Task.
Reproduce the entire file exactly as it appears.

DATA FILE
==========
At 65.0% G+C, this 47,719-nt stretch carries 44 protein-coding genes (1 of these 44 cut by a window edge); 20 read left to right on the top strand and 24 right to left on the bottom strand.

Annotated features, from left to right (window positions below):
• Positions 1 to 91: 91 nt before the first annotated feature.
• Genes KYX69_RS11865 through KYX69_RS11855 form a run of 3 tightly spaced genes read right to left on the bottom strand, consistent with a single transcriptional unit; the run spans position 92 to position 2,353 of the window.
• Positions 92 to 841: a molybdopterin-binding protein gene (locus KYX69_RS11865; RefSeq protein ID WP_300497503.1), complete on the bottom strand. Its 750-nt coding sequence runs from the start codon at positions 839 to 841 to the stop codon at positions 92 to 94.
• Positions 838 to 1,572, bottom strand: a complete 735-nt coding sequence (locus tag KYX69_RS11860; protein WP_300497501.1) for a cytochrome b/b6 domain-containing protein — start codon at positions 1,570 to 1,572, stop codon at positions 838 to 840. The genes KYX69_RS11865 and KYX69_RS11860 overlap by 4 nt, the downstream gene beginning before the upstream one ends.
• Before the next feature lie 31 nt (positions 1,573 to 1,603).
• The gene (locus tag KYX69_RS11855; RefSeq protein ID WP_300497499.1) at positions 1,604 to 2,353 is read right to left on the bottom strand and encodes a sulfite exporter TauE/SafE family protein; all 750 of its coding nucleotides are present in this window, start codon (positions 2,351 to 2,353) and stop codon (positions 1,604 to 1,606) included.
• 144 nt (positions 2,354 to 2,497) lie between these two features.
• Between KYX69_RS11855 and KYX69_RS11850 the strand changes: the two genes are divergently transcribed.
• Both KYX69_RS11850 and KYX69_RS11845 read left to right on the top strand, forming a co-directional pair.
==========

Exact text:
At 65.0% G+C, this 47,719-nt stretch carries 44 protein-coding genes (1 of these 44 cut by a window edge); 20 read left to right on the top strand and 24 right to left on the bottom strand.

Annotated features, from left to right (window positions below):
• Positions 1 to 91: 91 nt before the first annotated feature.
• Genes KYX69_RS11865 through KYX69_RS11855 form a run of 3 tightly spaced genes read right to left on the bottom strand, consistent with a single transcriptional unit; the run spans position 92 to position 2,353 of the window.
• Positions 92 to 841: a molybdopterin-binding protein gene (locus KYX69_RS11865; RefSeq protein ID WP_300497503.1), complete on the bottom strand. Its 750-nt coding sequence runs from the start codon at positions 839 to 841 to the stop codon at positions 92 to 94.
• Positions 838 to 1,572, bottom strand: a complete 735-nt coding sequence (locus tag KYX69_RS11860; protein WP_300497501.1) for a cytochrome b/b6 domain-containing protein — start codon at positions 1,570 to 1,572, stop codon at positions 838 to 840. The genes KYX69_RS11865 and KYX69_RS11860 overlap by 4 nt, the downstream gene beginning before the upstream one ends.
• Before the next feature lie 31 nt (positions 1,573 to 1,603).
• The gene (locus tag KYX69_RS11855; RefSeq protein ID WP_300497499.1) at positions 1,604 to 2,353 is read right to left on the bottom strand and encodes a sulfite exporter TauE/SafE family protein; all 750 of its coding nucleotides are present in this window, start codon (positions 2,351 to 2,353) and stop codon (positions 1,604 to 1,606) included.
• 144 nt (positions 2,354 to 2,497) lie between these two features.
• Between KYX69_RS11855 and KYX69_RS11850 the strand changes: the two genes are divergently transcribed.
• Both KYX69_RS11850 and KYX69_RS11845 read left to right on the top strand, forming a co-directional pair.